How Tops keeps it fresh
What defines fresh locally raised produce? Is it summer’s first corn on the cob, crunchy and sweet, cultivated at a farm just a short drive away? Is it an impeccable heirloom tomato that was grown, in part, because you requested it? At Tops Markets, they bring the farm directly to your local produce department because keeping it local is a proud part of their mission.
Since the sale of Tops to Morgan Stanley Private Equity in 2007, Tops has more than doubled its number of local growing partners, increasing to over 200 farms and grower co-operatives. Their focus as a locally operated company has helped reaffirm the company’s commitment to buying and selling local within the community. In 2010, Tops purchased the Penn Traffic Company’s assets, which included several grocery stores, and extended Tops’ footprint from Meadville, Penn., to Watertown, N.Y. The expansion created more jobs and increased partnerships with dozens of local businesses, which subsequently pumped millions of dollars into the local economy.
Jeff Cady, produce and floral manager at Tops Markets, says the decision to buy and sell local produce was among their top goals following the company’s new ownership. “Our produce managers call and speak to farmers in the morning and request to get produce that day,” Cady says. “Talk about freshness. That has to be a comforting thing.”
“We realize the importance of homegrown to our customer base,” continues Rick Wright, produce and floral field specialist at Tops Markets. “We work really hard to develop these relationships with farmers ... [Customers] want to buy from their local grower, their neighborhood farm. They believe in that farmer, and, to them, it’s better than organic.”
Each May, before the full homegrown season kicks in, Tops brings produce managers from each of its 132 stores to spend time at their partner farms. The groups visit Eden Valley Growers, one of WNY’s largest growers’ consortiums, and some of their conglomerates, which supply all Tops locations with produce. Managers garner first-hand experience with the selection of fresh produce like corn, peppers, lettuce, and apples that are shipped to Tops stores daily. Tops believes that when produce managers are able to see, smell, and touch the products while still on the plant, they are better educated about the product, and better equipped to explain the benefits to their fellow associates and customers.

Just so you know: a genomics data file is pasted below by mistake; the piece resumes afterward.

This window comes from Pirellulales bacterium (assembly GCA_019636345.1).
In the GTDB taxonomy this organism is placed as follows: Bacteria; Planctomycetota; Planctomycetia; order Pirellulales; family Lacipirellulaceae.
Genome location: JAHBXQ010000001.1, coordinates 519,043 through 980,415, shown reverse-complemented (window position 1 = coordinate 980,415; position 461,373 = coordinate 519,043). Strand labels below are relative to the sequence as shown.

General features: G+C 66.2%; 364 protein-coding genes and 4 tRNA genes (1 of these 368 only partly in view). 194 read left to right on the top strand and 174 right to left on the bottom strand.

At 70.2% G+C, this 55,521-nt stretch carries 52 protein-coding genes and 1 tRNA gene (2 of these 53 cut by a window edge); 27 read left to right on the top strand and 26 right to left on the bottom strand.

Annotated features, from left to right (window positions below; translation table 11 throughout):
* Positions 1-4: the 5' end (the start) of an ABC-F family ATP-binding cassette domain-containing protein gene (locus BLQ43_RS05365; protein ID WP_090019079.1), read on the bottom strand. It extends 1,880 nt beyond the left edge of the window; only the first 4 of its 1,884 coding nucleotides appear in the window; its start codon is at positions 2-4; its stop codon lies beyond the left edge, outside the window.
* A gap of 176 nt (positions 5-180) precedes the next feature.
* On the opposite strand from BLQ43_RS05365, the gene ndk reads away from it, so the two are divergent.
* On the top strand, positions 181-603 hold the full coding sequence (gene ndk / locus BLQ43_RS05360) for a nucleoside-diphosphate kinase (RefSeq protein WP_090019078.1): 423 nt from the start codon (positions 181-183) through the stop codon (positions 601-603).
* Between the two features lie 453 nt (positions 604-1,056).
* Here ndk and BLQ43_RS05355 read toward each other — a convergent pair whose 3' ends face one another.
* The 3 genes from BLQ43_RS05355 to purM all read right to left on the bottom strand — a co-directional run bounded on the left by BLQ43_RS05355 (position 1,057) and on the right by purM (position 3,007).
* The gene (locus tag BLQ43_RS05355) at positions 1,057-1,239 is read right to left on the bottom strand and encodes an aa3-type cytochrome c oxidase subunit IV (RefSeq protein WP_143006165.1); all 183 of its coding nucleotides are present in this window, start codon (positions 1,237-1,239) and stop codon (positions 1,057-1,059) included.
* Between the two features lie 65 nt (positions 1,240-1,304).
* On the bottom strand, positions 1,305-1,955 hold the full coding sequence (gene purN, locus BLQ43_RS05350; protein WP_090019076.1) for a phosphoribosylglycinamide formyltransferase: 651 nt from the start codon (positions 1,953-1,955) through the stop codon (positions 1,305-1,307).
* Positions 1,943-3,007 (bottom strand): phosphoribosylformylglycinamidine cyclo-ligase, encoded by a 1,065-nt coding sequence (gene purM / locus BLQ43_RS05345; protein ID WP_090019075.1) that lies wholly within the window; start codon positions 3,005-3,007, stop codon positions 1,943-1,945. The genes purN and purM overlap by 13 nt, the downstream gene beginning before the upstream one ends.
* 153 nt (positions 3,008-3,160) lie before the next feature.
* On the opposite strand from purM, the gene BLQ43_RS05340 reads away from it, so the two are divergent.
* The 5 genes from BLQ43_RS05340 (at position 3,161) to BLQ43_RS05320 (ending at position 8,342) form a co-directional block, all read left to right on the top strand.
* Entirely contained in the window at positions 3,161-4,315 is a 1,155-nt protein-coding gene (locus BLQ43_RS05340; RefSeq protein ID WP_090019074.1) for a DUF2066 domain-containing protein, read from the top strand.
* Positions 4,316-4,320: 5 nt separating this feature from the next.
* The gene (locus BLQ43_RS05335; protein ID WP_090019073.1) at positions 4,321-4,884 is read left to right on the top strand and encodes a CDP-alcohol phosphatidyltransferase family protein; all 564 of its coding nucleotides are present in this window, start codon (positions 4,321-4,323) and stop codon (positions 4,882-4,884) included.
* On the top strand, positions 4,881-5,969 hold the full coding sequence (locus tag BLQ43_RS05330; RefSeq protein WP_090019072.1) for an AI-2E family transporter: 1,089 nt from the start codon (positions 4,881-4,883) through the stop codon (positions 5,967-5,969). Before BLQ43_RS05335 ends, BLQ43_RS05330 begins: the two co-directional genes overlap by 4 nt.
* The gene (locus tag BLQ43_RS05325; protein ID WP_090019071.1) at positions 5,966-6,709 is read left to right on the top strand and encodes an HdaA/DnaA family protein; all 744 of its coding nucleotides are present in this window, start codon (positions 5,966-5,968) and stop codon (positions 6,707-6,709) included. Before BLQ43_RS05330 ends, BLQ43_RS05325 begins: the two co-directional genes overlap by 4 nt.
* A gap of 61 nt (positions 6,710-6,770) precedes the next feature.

“The produce managers are able to speak with these folks [at the farms] every day if they want,” says Cady. “Eden Valley farmers are accessible to contact directly to request particular produce that morning or day. They are very one-on-one.”
Dave Walczak, operations manager for Eden Valley Growers, says that Tops has had a relationship with Eden Valley Growers for over fifty years. “We have meetings at our facility, and they can call me at any time,” he says. “We have an open door policy.”
Tops’ customers benefit from the soil composition of Eden Valley Growers, which is fairly rocky, rather than a muck-type soil. Walczak notes that it dries very quickly following the winter’s snow or after rain, which enables farmers to get back in the fields quickly. Furthermore, the composition warms quickly to aid germination and help produce grow.
Tops’ produce team also meets with farmers to have them grow special items for Tops stores, such as miniature heirloom tomatoes, poblano peppers, white bell peppers, and a variety of eggplants, ranging from confetti to Italian to ghost. Tops even challenges the farmers they partner with to grow more based on customer feedback. From encouraging personal conversations with customers to carefully reviewing comment cards and emails, Tops does its best to take shoppers’ feedback into consideration.
With consumers’ increased awareness and expectation of transparency regarding food safety, Tops has seen a steady increase in the number of customers who want assurance that their produce is locally grown and of the highest quality. “Food safety is paramount,” says Cady, who notes that all growers Tops works with are New York State Good Agricultural Practices certified.
“Tops and our consumers are very aware of food safety and very concerned that what they’re getting is the freshest food possible,” says Katie McKenna, communications/public relations manager. “I think the relationships we have with our growers helps with that believability.”
Locally grown produce can be delivered directly to Tops stores fresh from local farms on the day it is picked, and it costs much less to do so, which allows Tops to pass savings on to consumers. Other pluses include the positive impact on the local economy, the increased support of local family farmers, the quality of the produce, and environmental benefits—greenhouse gas emissions are reduced because the distance it takes for fruits and vegetables to travel from the farm to stores is minimized.
Nina Barone is a marketing-communications professional and adventurous home cook. You can read her blog at buffalofoodie.com.